Managing Subject Matter Experts (SMEs) is both a science and an art, as many battle-scarred project managers, instructional designers, and SMEs themselves will attest to. Here’s a list of dos and don’ts that SMEs wish eLearning teams would remember.
- Do your homework before we meet. Please: In all probability, you already have access to the raw content mailed across earlier. Going through the source content for the first time during the meeting is going to make meetings longer-drawn than necessary. It would be great if you come prepared with a basic outline, broad objectives and a list of questions on the content that you’d like me to answer in our first meeting. If for some reason, inputs from my side are delayed, any background research you could do on the subject will be of great help in giving you some broad context.
- Set clear expectations: Double-check with me on the level of experience and expertise you expect. If there is a mismatch between your expectations and my background, you might want to request for a SME who is closer to your expectation. Also, clarify my role upfront. Is it just to give you content? Or do reviews? Or both? How many rounds of reviews can I expect? And when? What about signoffs? Who else is in the loop?
- Respect my time and commitment: Right at the beginning, be aware of my unavailable time. I may be out of town attending a seminar or may be on my annual vacation. Ask for my schedule in case I forget to share it with you. Also, do add adequate buffer time – this will help both of us avoid sleepless nights.
- Get buy-in for the process: Don’t assume that I will understand your process intuitively. Let me know what are the broad milestones, what is your process for communication and so on. Let me also know how much of communication is through which mode (Weekly meetings? Quick status calldaily? )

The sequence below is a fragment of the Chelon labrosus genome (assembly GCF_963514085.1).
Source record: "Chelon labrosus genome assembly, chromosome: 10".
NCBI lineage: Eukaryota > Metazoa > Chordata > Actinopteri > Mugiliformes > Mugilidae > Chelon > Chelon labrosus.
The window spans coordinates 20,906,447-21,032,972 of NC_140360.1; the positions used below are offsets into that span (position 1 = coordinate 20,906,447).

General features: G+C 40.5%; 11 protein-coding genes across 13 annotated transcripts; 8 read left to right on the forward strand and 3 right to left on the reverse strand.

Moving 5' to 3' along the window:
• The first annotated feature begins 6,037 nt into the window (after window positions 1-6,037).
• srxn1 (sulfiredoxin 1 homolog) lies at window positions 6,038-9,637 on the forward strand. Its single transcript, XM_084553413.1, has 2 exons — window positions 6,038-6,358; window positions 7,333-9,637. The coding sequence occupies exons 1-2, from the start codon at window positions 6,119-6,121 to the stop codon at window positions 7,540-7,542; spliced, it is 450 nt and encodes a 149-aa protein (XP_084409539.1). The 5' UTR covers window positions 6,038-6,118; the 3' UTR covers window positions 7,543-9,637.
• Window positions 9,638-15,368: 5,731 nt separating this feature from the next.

- Share the project plan and walk me through it: I know I’m supposed to go through the plan, but please go one extra mile and share it with me. Do highlight points on the schedule where a deliverable is due from me. Also, make me aware of the risk of delayed inputs or the ripple effect of changing content direction mid-way. Theoretically I know all of this, but a reminder will ensure nothing slips through the cracks.
- Send me material for review in one go: At least as far as possible. If you are sending me content for review for a given module, send it all together. I really wouldn’t like to review Parts I to V for a single module, unless of its length and complexity warrants breaking it up into chunks.
- Establish acceptable Turn Around Time (TAT): 24 hours is a reasonable time for an email reply to questions or information. Don’t in the meanwhile leave frantic messages on my voicemail. Give me a chance to respond first.
- Please don’t surprise me – I have enough going on in my work life right now. Though it is my job to be the SME on this project, I need to take time out from my regular responsibilities to be available for reviews and stuff. I would appreciate it if there are no surprises sprung on me. I have enough excitement at work. Trust me on this one.
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